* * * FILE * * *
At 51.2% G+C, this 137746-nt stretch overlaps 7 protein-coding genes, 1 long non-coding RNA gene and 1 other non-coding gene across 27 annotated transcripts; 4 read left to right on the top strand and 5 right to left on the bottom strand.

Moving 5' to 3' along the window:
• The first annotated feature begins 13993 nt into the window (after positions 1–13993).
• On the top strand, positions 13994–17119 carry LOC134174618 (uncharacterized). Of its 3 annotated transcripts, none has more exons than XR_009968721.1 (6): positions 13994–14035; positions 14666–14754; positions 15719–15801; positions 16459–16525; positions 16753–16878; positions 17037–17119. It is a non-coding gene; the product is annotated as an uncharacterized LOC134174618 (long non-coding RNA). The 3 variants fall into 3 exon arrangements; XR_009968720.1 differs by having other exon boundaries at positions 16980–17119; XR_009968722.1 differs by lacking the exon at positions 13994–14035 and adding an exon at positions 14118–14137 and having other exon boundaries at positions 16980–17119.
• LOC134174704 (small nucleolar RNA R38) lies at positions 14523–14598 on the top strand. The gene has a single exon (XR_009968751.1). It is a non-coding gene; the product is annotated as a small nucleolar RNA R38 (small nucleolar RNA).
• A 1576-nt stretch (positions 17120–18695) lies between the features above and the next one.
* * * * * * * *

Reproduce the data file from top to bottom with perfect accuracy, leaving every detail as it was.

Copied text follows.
At 51.2% G+C, this 137746-nt stretch overlaps 7 protein-coding genes, 1 long non-coding RNA gene and 1 other non-coding gene across 27 annotated transcripts; 4 read left to right on the top strand and 5 right to left on the bottom strand.

Moving 5' to 3' along the window:
• The first annotated feature begins 13993 nt into the window (after positions 1–13993).
• On the top strand, positions 13994–17119 carry LOC134174618 (uncharacterized). Of its 3 annotated transcripts, none has more exons than XR_009968721.1 (6): positions 13994–14035; positions 14666–14754; positions 15719–15801; positions 16459–16525; positions 16753–16878; positions 17037–17119. It is a non-coding gene; the product is annotated as an uncharacterized LOC134174618 (long non-coding RNA). The 3 variants fall into 3 exon arrangements; XR_009968720.1 differs by having other exon boundaries at positions 16980–17119; XR_009968722.1 differs by lacking the exon at positions 13994–14035 and adding an exon at positions 14118–14137 and having other exon boundaries at positions 16980–17119.
• LOC134174704 (small nucleolar RNA R38) lies at positions 14523–14598 on the top strand. The gene has a single exon (XR_009968751.1). It is a non-coding gene; the product is annotated as a small nucleolar RNA R38 (small nucleolar RNA).
• A 1576-nt stretch (positions 17120–18695) lies between the features above and the next one.